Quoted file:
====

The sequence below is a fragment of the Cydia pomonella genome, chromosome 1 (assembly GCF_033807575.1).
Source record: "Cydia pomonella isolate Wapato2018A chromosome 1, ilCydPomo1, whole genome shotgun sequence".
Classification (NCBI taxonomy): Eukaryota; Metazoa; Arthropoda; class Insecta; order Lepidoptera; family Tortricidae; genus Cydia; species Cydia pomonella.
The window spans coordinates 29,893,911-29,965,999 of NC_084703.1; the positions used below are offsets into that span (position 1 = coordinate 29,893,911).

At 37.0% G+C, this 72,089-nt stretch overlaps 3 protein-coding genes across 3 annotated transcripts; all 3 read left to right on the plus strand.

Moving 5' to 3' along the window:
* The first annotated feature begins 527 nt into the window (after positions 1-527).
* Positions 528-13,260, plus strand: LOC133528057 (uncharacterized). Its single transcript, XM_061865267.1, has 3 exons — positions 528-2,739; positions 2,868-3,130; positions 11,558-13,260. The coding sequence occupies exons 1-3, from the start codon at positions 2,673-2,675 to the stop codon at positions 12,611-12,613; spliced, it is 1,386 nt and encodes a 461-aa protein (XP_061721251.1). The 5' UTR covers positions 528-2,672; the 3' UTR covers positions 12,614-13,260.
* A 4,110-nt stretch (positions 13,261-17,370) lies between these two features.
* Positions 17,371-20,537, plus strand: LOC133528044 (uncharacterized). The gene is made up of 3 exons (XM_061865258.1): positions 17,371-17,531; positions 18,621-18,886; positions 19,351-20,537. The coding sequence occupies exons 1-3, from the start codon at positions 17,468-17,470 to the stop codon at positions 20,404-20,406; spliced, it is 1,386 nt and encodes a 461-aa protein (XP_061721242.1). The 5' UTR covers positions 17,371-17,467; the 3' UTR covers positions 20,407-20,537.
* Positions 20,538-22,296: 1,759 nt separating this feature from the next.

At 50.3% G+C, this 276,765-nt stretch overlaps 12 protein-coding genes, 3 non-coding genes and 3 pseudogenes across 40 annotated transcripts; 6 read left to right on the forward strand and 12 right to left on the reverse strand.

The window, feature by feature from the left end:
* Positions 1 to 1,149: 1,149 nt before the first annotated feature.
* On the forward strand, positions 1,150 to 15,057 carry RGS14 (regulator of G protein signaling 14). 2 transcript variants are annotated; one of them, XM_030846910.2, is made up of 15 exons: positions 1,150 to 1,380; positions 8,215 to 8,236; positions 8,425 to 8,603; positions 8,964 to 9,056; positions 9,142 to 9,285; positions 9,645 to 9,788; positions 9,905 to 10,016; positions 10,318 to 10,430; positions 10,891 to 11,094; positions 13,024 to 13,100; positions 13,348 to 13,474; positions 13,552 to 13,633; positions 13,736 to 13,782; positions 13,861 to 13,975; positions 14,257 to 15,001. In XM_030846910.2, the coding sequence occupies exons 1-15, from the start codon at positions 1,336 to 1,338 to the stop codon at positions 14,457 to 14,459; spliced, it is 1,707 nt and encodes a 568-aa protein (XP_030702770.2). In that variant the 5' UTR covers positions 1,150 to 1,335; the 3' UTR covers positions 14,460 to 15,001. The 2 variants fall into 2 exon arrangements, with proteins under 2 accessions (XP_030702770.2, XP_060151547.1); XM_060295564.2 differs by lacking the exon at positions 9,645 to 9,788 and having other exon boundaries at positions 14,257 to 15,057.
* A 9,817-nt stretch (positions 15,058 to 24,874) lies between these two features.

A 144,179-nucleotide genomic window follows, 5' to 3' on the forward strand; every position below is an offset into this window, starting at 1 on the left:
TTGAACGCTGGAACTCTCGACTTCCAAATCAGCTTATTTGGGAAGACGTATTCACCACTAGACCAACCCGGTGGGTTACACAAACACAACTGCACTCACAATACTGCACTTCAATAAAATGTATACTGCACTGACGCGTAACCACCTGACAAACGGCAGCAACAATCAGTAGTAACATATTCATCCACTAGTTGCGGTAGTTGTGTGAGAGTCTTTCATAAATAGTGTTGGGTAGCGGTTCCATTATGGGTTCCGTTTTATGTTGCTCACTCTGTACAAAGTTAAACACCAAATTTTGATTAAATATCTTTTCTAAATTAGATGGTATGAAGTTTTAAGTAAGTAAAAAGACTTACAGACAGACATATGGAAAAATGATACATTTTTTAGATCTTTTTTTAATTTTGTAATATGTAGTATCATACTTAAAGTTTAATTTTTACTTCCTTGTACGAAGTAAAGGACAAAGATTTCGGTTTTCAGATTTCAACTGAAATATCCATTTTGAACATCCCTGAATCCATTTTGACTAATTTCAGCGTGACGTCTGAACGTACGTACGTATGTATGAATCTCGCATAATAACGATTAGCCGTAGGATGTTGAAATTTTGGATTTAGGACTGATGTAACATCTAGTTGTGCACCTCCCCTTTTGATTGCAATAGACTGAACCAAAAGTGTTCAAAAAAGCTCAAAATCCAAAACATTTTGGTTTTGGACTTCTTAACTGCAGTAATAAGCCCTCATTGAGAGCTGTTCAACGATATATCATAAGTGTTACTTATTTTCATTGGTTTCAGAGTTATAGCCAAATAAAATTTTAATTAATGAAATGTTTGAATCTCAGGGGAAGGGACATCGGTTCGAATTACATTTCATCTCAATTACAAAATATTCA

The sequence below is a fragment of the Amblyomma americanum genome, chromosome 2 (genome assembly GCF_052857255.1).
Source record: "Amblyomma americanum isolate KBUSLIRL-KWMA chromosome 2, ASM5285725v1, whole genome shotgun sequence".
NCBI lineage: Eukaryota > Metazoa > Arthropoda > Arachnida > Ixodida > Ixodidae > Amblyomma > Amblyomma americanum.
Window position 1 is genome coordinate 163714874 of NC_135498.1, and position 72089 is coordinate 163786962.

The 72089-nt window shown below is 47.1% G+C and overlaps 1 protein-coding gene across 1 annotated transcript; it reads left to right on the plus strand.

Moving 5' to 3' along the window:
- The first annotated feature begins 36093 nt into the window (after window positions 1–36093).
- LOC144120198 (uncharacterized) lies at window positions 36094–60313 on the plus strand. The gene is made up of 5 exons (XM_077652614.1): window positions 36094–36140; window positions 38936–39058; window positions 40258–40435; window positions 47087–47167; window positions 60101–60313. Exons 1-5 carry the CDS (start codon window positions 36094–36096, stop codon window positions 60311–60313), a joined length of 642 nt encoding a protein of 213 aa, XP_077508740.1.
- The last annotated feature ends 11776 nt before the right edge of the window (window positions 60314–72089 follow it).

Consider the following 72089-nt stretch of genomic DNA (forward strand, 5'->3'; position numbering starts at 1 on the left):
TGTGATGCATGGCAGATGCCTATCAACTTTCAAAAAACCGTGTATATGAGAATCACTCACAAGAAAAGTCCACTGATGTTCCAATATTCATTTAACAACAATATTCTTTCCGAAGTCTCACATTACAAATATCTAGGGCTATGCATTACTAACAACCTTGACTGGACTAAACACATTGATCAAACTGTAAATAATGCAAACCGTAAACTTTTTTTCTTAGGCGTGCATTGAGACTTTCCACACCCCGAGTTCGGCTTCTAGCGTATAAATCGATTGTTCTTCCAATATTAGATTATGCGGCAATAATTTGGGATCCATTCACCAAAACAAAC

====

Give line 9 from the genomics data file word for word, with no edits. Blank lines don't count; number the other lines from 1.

* A 4,110-nt stretch (positions 13,261-17,370) lies between these two features.